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Keeping Horsepeople informed


EHV-1 Recap in L.A. D


r. Kent Fowler of the California Department of Food and Agriculture returned to Los Angeles April 17 to


address trainers, horse owners and facility operators about the Equine Herpes Virus-1 (EHV-1), a health threat that became intimate- ly familiar to the area aſt er an outbreak last fall. The “all-clear” was issued months ago, but knowledge of the virus’s detection, treat- ment and mitigation are invaluable going for- ward wherever horses reside. Equine Herpes Myeloencephalopathy (EHM) is the designa- tion given to a horse showing neurologic dys- function caused by the EHV-1 virus.


Early Detection When potential exposure to the virus is


suspected, Dr. Fowler instructs that tem- peratures be taken twice daily. The temps should not be taken aſt er the horse has been worked, as you may record an elevated temperature due to the recent exercise. Also, temperatures should not be taken immedi- ately aſt er the horse has received medica- tions, as this, too, may cause an increase or


Immediate Treatment If a horse is running a signifi cant fever—


over 101.5 degrees—call your veterinarian. Quick action can help with the severity of symptoms. EHV-1 is contagious, and the CDFA recommends immediate isolation for a febrile (feverish) horse. It limits the trans- mission of the virus to other horses.


Isolation A horse with compatible EHV-1 symptoms


should be isolated immediately to a stall that is not in contact with other horses, or should be moved off the premises and isolated from other horses. Any horse that tests EHV-1 positive should be isolated immediately. The test (nasal swab and/or blood) result is reported by the lab to your veterinarian.


Dr. Kent Fowler of the


CDFA discusses facts and reminders after last fall’s viral episode in Los Angeles


Other facts and observations: • A horse with neurologic dysfunction


caused by the EHV-1 is classifi ed as an EHM case. An EHM diagnosis results in a regulato- ry quarantine in California and many states. • Since May of 2011, in California there has been 33 premises aff ected with EHM. • Most young horses are exposed to the EHV virus. They may carry the virus for many years and recrudescence may occur in horses that are stressed, ill or aged. • Both strains of EHV-1 (the neuropatho-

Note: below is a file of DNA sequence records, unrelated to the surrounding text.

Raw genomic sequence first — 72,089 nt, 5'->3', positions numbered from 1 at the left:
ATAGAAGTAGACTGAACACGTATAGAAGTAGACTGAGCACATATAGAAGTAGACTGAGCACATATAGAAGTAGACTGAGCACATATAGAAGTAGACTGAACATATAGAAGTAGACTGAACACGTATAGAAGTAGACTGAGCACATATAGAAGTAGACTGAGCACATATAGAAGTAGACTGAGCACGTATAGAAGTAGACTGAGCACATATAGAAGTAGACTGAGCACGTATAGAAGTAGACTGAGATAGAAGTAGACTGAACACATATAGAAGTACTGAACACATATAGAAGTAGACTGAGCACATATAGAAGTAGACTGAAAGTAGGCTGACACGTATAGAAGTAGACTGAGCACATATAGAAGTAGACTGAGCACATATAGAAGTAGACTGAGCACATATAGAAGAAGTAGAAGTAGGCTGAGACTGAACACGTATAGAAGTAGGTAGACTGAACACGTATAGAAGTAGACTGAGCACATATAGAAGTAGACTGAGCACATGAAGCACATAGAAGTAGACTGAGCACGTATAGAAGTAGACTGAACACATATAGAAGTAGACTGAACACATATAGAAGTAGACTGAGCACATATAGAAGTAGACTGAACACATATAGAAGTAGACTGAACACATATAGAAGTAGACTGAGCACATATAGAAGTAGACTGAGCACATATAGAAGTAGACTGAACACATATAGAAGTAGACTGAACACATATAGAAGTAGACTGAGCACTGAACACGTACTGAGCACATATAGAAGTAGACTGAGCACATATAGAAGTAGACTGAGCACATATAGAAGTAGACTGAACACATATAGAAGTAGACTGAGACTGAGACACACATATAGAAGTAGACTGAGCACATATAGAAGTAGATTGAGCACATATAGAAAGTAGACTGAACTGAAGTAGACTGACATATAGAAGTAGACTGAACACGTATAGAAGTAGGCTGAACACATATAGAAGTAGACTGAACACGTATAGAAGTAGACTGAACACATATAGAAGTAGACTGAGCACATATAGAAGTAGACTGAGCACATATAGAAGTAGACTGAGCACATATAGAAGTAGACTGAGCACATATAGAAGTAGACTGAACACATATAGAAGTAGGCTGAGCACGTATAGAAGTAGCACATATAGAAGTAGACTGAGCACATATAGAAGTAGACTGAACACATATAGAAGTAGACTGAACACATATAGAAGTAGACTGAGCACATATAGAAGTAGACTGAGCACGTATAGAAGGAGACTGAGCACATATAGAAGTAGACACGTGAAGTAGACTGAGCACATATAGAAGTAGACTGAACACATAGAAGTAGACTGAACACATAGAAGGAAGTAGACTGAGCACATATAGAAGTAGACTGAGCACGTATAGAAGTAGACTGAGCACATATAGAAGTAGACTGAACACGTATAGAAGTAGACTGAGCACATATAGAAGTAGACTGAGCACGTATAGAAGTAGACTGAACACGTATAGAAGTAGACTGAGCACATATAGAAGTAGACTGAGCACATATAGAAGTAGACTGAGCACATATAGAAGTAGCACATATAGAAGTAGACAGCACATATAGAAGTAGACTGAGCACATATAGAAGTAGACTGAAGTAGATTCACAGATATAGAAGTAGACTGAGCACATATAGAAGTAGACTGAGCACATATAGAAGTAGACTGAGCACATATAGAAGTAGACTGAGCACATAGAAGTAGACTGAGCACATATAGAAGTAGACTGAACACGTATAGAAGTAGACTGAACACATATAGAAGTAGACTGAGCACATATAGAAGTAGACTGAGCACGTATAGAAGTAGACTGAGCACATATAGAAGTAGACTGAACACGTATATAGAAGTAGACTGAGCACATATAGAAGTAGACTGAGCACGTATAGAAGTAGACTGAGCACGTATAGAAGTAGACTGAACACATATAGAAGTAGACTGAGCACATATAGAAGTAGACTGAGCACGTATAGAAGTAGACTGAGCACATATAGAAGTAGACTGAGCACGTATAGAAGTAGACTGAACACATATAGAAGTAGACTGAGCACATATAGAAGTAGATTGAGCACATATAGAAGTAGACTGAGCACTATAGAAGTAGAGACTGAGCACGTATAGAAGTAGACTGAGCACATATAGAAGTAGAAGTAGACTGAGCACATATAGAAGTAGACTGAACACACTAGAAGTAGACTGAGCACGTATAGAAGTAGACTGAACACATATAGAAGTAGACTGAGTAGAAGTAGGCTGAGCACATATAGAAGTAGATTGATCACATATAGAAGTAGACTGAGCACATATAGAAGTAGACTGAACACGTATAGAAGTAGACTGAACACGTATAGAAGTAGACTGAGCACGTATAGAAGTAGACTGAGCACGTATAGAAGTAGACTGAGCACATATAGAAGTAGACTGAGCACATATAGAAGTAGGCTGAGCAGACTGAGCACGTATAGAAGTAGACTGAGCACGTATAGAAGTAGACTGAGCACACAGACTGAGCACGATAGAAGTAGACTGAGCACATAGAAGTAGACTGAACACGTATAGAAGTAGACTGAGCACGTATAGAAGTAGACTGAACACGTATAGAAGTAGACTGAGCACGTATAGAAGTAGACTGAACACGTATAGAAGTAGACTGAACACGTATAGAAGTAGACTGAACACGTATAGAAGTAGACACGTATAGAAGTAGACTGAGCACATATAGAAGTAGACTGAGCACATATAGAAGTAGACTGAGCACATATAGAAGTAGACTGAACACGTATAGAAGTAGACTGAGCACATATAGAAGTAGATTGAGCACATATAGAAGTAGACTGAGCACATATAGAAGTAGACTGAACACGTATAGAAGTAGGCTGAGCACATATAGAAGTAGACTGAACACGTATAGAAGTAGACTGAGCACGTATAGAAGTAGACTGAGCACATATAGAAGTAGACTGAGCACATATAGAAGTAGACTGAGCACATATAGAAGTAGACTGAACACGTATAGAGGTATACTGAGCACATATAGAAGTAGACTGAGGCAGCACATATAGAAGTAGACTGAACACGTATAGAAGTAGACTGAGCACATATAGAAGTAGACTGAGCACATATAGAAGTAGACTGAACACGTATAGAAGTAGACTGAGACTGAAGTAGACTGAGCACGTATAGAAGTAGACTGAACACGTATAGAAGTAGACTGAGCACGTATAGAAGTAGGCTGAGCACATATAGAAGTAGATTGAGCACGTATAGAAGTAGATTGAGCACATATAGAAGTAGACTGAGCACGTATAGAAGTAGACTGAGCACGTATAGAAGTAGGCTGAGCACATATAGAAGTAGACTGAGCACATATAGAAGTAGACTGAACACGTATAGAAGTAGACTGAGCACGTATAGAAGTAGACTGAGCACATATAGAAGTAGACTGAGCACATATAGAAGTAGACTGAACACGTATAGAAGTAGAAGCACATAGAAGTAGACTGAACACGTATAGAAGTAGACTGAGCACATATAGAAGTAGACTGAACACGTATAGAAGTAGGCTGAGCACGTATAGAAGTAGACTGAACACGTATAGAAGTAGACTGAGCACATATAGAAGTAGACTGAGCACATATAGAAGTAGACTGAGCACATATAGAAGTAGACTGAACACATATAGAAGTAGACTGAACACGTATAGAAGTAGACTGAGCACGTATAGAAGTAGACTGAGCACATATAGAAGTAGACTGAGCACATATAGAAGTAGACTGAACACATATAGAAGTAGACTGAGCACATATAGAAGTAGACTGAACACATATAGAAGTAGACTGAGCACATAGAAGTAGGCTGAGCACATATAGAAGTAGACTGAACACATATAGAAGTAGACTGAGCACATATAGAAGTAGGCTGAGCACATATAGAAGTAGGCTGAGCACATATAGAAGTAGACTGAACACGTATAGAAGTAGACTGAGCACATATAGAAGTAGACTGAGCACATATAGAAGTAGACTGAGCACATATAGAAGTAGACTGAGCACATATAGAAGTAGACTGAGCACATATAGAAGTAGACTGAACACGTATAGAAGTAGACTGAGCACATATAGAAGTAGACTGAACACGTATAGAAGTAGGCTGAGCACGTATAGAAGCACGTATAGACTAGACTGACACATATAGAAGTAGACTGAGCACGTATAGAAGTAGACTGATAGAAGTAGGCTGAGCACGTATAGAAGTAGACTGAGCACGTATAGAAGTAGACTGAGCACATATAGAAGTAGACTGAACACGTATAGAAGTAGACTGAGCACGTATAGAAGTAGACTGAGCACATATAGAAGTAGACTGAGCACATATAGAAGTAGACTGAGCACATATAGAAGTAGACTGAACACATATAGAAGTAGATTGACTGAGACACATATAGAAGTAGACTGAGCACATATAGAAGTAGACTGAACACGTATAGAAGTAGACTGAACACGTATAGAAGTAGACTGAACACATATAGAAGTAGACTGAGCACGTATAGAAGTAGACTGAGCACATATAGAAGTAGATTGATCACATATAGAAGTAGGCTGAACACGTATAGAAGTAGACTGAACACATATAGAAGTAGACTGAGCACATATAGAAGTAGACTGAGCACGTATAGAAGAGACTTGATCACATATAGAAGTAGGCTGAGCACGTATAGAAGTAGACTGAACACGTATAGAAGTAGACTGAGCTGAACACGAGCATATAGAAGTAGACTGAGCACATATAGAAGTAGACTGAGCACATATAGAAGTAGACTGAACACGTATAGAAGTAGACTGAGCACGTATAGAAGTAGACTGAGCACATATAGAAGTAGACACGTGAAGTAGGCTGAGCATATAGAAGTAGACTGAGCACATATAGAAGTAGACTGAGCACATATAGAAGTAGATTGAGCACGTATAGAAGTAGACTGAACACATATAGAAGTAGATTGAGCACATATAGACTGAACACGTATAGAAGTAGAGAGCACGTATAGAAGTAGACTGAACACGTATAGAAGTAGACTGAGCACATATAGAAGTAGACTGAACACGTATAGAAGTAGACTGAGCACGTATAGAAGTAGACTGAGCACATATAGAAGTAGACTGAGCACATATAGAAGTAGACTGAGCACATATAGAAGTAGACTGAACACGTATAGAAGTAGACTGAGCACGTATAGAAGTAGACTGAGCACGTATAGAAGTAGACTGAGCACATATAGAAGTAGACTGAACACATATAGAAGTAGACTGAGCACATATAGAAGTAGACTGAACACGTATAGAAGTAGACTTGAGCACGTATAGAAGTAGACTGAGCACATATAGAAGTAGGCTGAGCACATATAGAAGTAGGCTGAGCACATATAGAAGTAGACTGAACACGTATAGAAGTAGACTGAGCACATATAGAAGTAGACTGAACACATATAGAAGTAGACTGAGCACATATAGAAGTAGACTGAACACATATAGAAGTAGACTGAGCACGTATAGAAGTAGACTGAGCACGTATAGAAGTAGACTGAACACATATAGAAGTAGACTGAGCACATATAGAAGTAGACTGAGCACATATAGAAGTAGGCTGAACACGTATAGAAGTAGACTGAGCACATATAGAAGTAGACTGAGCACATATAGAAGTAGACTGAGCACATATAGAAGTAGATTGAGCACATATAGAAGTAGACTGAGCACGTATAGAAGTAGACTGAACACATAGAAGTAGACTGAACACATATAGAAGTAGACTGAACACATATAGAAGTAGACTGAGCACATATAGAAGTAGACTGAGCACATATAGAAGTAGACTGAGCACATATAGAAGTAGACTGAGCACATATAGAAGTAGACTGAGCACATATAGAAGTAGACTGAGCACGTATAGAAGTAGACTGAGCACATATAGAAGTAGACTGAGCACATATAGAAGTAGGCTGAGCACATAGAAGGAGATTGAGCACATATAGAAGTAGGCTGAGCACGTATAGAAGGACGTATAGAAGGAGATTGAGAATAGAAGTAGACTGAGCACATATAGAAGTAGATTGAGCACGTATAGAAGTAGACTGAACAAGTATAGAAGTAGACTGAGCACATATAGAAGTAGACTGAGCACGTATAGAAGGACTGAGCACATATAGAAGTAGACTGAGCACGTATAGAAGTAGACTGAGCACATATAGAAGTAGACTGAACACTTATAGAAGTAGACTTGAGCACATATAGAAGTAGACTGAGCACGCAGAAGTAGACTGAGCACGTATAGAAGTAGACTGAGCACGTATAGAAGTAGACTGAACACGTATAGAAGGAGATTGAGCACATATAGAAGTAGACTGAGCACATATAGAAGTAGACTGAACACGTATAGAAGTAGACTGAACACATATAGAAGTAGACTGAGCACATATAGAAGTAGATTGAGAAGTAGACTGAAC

genic or mutant strain and the non-neuro- pathogenic or wild strain) can cause neuro- logic dysfunction in the aff ected horse. • No vaccine is labeled to prevent EHM.


There is controversy over the eff ectiveness of vaccines for EHV-1 and the interval that those vaccines should be administered. The vaccine may lessen the viral load in an aff ected horse and thereby create a less serious illness. The virus moves in the blood and may damage blood vessels in the spinal cord and brain. This leads to the neurologic symptoms noted in an EHM case. • There is a need for a national testing


standard for laboratories conducting EHV-1 PCR (polymerase chain reaction) testing. • The virus is easily destroyed by alcohol,


sunlight, heat or bleach. • EHV-1 virus is not contagious to humans.


Moving forward, Dr. Fowler also pointed


out that the horseshowing public needs to encourage show grounds managers to enhance their bio-security, and encourage that only healthy horses be transported to a show.


More online: http://bit.ly/706A_CDFA


Continued monitoring of exposed horses In large barns, it is advised to implant a


biothermal microchip in the middle third neck crest of the horse. This makes it possible to take temperatures rapidly and accurately. However, if your horse is already micro-chipped, a second microchip should not be implanted. Check with your vet.


decrease in body temperature for the horse. It’s important to know how to use a ther- mometer correctly and how to shake it down before taking a rectal temperature.


Enhanced Bio-Security This is a critical part of containing the


spread of the virus. For a complete under- standing and instructions go to: www.cdfa.ca.gov/AHFSS/Animal_Health


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